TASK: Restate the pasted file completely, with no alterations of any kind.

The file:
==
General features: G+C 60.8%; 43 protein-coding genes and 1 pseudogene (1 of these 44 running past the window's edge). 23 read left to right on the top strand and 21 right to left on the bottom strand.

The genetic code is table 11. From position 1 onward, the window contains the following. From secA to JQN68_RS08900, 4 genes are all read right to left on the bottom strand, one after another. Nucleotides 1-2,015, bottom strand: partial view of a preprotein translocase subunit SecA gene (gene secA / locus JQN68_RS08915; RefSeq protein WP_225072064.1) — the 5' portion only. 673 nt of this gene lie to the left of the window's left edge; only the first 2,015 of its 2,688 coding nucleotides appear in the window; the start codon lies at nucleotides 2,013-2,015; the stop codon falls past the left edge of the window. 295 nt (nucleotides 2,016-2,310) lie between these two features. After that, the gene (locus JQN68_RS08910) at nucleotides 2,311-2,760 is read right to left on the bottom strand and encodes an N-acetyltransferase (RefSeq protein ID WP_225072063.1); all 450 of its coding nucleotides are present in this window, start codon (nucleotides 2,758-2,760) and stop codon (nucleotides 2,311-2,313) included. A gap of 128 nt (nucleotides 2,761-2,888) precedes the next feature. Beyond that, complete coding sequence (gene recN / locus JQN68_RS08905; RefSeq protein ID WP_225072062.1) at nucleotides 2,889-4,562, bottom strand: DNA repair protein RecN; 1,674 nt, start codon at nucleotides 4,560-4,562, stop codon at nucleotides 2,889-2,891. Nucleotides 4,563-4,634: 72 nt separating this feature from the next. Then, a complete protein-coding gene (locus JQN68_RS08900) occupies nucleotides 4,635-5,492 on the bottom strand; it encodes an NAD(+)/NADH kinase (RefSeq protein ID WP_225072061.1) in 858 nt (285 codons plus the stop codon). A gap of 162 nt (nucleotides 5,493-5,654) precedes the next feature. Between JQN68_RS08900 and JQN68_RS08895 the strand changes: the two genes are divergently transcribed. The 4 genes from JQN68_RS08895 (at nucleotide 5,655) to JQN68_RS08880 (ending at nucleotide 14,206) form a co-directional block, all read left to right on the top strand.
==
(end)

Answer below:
General features: G+C 60.8%; 43 protein-coding genes and 1 pseudogene (1 of these 44 running past the window's edge). 23 read left to right on the top strand and 21 right to left on the bottom strand.

The genetic code is table 11. From position 1 onward, the window contains the following. From secA to JQN68_RS08900, 4 genes are all read right to left on the bottom strand, one after another. Nucleotides 1-2,015, bottom strand: partial view of a preprotein translocase subunit SecA gene (gene secA / locus JQN68_RS08915; RefSeq protein WP_225072064.1) — the 5' portion only. 673 nt of this gene lie to the left of the window's left edge; only the first 2,015 of its 2,688 coding nucleotides appear in the window; the start codon lies at nucleotides 2,013-2,015; the stop codon falls past the left edge of the window. 295 nt (nucleotides 2,016-2,310) lie between these two features. After that, the gene (locus JQN68_RS08910) at nucleotides 2,311-2,760 is read right to left on the bottom strand and encodes an N-acetyltransferase (RefSeq protein ID WP_225072063.1); all 450 of its coding nucleotides are present in this window, start codon (nucleotides 2,758-2,760) and stop codon (nucleotides 2,311-2,313) included. A gap of 128 nt (nucleotides 2,761-2,888) precedes the next feature. Beyond that, complete coding sequence (gene recN / locus JQN68_RS08905; RefSeq protein ID WP_225072062.1) at nucleotides 2,889-4,562, bottom strand: DNA repair protein RecN; 1,674 nt, start codon at nucleotides 4,560-4,562, stop codon at nucleotides 2,889-2,891. Nucleotides 4,563-4,634: 72 nt separating this feature from the next. Then, a complete protein-coding gene (locus JQN68_RS08900) occupies nucleotides 4,635-5,492 on the bottom strand; it encodes an NAD(+)/NADH kinase (RefSeq protein ID WP_225072061.1) in 858 nt (285 codons plus the stop codon). A gap of 162 nt (nucleotides 5,493-5,654) precedes the next feature. Between JQN68_RS08900 and JQN68_RS08895 the strand changes: the two genes are divergently transcribed. The 4 genes from JQN68_RS08895 (at nucleotide 5,655) to JQN68_RS08880 (ending at nucleotide 14,206) form a co-directional block, all read left to right on the top strand.